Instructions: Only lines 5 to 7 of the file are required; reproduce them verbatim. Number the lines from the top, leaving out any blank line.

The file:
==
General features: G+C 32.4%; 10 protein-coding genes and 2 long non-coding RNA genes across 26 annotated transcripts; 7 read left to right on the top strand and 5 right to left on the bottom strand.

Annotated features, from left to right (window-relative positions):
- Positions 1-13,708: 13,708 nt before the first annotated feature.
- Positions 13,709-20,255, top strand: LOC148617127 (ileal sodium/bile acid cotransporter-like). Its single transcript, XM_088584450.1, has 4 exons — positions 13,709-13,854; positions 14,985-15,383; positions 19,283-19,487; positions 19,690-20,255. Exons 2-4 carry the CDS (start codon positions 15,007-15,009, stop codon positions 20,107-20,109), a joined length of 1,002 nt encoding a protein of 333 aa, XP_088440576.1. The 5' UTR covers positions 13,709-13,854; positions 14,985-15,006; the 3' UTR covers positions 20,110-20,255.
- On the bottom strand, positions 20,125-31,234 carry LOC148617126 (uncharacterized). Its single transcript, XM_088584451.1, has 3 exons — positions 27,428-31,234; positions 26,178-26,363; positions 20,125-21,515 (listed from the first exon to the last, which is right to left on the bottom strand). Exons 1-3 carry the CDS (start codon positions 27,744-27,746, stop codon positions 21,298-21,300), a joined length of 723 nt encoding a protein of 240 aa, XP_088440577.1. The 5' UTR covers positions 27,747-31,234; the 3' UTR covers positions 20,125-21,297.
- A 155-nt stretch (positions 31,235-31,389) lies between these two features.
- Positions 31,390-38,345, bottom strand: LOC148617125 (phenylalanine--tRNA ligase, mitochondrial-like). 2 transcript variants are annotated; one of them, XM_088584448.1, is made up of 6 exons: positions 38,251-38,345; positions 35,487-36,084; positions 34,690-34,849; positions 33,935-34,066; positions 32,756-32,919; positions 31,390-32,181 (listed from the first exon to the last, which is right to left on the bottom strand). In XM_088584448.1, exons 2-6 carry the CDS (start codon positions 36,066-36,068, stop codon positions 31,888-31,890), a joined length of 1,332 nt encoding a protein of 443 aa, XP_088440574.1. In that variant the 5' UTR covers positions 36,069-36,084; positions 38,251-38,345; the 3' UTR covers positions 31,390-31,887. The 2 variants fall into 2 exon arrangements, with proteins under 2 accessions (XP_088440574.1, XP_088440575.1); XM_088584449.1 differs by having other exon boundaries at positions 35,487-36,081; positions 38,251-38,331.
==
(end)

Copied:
- On the bottom strand, positions 20,125-31,234 carry LOC148617126 (uncharacterized). Its single transcript, XM_088584451.1, has 3 exons — positions 27,428-31,234; positions 26,178-26,363; positions 20,125-21,515 (listed from the first exon to the last, which is right to left on the bottom strand). Exons 1-3 carry the CDS (start codon positions 27,744-27,746, stop codon positions 21,298-21,300), a joined length of 723 nt encoding a protein of 240 aa, XP_088440577.1. The 5' UTR covers positions 27,747-31,234; the 3' UTR covers positions 20,125-21,297.
- A 155-nt stretch (positions 31,235-31,389) lies between these two features.
- Positions 31,390-38,345, bottom strand: LOC148617125 (phenylalanine--tRNA ligase, mitochondrial-like). 2 transcript variants are annotated; one of them, XM_088584448.1, is made up of 6 exons: positions 38,251-38,345; positions 35,487-36,084; positions 34,690-34,849; positions 33,935-34,066; positions 32,756-32,919; positions 31,390-32,181 (listed from the first exon to the last, which is right to left on the bottom strand). In XM_088584448.1, exons 2-6 carry the CDS (start codon positions 36,066-36,068, stop codon positions 31,888-31,890), a joined length of 1,332 nt encoding a protein of 443 aa, XP_088440574.1. In that variant the 5' UTR covers positions 36,069-36,084; positions 38,251-38,345; the 3' UTR covers positions 31,390-31,887. The 2 variants fall into 2 exon arrangements, with proteins under 2 accessions (XP_088440574.1, XP_088440575.1); XM_088584449.1 differs by having other exon boundaries at positions 35,487-36,081; positions 38,251-38,331.